Heads of 2 Schools Win Awards

First-graders at McNair Elementary School in Herndon eat ice cream sandwiches while Principal Stephen Hockett reads to them.
First-graders at McNair Elementary School in Herndon eat ice cream sandwiches while Principal Stephen Hockett reads to them. (By Rafael Suanes For The Washington Post)
By Maria Glod
Washington Post Staff Writer
Thursday, November 10, 2005

Dee Nebert, an office assistant at Hunters Woods Elementary School for the Arts and Sciences in Reston, recalls one particularly busy morning at the front desk last spring. Several people wanted a minute with Principal Stephen Hockett.

Hockett, Nebert said, asked her to schedule a meeting with two teachers who came to talk about a new technique they wanted to try. When another principal called to discuss an upcoming conference, Hockett promised to get back to her just after lunch.

Then a kindergartner showed up with a shining new soccer trophy that he wanted to show off.

"Send him in," Nebert recalled Hockett saying. And the boy, beaming, went into the office.

"That's how Steve is. When it matters to a kid, he puts everything else aside," Nebert said. "There is no time he is too busy for a little person."

Hockett, 51, who is now principal at McNair Elementary School in Herndon, is among 20 administrators in the area selected to receive the Washington Post's Distinguished Educational Leadership Award. Elisabeth Griffith, 58, headmistress at the Madeira School in McLean, a private boarding school for girls, also was chosen.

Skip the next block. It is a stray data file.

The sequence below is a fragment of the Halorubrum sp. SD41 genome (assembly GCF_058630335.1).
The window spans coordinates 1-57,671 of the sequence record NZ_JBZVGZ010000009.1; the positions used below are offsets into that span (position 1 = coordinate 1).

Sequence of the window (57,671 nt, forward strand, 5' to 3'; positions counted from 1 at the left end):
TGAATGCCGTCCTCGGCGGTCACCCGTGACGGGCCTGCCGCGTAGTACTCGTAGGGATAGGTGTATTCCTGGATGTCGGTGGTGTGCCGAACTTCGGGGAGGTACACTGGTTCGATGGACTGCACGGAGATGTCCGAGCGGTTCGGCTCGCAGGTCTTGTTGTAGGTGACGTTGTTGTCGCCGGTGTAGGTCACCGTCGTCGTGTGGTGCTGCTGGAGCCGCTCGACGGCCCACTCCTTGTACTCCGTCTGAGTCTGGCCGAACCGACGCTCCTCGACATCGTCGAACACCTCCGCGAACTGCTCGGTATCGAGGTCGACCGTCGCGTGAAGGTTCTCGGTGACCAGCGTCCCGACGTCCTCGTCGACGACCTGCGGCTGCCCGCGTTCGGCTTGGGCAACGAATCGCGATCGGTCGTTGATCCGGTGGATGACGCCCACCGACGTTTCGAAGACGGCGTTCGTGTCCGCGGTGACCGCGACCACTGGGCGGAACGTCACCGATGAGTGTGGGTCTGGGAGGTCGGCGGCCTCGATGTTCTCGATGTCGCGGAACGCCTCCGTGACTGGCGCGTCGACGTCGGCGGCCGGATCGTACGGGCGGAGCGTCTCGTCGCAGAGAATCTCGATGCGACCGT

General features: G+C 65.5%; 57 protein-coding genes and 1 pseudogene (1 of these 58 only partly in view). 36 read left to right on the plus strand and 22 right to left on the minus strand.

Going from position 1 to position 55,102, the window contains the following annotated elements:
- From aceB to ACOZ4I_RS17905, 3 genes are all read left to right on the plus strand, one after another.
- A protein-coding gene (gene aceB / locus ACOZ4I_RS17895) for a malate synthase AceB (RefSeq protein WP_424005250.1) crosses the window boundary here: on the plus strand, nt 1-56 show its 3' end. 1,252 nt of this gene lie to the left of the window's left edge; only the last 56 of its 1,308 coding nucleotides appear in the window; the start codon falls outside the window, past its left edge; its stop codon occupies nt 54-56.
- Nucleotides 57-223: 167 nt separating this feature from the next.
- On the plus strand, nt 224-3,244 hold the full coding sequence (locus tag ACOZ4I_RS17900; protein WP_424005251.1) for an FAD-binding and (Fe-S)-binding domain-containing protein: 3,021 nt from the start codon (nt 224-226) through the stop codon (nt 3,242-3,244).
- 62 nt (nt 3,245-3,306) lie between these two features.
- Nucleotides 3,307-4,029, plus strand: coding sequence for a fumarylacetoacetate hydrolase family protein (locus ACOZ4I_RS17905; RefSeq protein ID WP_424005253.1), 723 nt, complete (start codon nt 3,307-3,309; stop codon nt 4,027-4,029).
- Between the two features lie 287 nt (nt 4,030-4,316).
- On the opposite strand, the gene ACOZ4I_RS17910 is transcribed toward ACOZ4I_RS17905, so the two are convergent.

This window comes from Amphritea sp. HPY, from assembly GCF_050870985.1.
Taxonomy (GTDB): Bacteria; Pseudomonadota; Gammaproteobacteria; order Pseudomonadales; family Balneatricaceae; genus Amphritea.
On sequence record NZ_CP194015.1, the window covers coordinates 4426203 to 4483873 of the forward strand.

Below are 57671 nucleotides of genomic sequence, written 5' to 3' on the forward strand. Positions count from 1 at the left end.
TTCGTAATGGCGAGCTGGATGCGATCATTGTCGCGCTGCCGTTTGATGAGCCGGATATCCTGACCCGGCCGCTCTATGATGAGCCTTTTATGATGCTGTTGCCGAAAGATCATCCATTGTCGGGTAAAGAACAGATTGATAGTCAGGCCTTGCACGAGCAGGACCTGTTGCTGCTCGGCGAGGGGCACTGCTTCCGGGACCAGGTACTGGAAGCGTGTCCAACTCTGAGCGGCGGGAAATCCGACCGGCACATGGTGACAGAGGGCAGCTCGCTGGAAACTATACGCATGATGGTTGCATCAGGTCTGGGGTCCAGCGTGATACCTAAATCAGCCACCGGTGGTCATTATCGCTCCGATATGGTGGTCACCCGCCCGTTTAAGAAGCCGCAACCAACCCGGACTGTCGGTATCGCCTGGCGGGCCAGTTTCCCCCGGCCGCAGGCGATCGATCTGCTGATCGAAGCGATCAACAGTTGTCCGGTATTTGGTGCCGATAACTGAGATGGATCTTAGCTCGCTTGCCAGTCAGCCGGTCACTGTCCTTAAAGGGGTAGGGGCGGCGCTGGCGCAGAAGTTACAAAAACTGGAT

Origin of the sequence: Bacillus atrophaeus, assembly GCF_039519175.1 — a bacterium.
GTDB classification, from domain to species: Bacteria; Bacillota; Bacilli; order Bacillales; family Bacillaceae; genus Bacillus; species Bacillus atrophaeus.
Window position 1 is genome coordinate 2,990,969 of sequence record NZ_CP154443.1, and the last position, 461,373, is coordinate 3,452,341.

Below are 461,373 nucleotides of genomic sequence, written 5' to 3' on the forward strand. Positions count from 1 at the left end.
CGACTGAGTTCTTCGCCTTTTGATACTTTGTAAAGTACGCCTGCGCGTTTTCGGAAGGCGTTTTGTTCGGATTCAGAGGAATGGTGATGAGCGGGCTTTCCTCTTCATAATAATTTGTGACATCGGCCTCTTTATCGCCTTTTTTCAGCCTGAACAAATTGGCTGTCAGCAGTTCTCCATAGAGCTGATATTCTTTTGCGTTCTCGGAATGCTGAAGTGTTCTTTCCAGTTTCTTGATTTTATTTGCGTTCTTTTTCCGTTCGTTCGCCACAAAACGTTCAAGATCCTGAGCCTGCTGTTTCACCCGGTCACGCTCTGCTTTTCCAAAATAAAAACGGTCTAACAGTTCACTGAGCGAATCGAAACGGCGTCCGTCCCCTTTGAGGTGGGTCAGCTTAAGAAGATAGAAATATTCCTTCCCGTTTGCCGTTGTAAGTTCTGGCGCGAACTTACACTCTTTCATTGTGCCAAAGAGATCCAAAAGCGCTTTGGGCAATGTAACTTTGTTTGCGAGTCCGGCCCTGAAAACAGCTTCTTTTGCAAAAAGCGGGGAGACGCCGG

Hockett took a nontraditional route to becoming a school administrator. Inspired by his grandmother, a fifth-grade teacher, he'd always considered teaching. But when he graduated in 1979 from California State University at Stanislaus, where he studied psychology and history, teachers were being laid off, not hired. So Hockett got a job at Hibernia Bank.

He worked as an accountant and in human resources, and he helped launch the first ATMs in San Francisco. But one day, at a staff meeting, he questioned his career path.

"I was sitting around the table, seven years into it, thinking, 'This is not what I want to do,' " Hockett said.

So he became the first person to take advantage of the company's educational leave policy and enrolled in the University of San Francisco to pursue a teaching career. After teaching for a year-and-a-half in California, he came east and was hired in Fairfax County.

At Hunters Woods Elementary, the arts and sciences magnet school where Hockett was principal from 1990 through the spring of 2005, he encouraged learning about math and reading through music and art. Under his leadership, the sixth grade was transformed into an opera company, writing and performing its own production. And the school started a program in which every third-grader takes a violin class.

"He just has a vision unlike anyone else in this day and age of teaching to the test," said Lisa Foley, an art teacher. "He realizes that kids learn in different ways."

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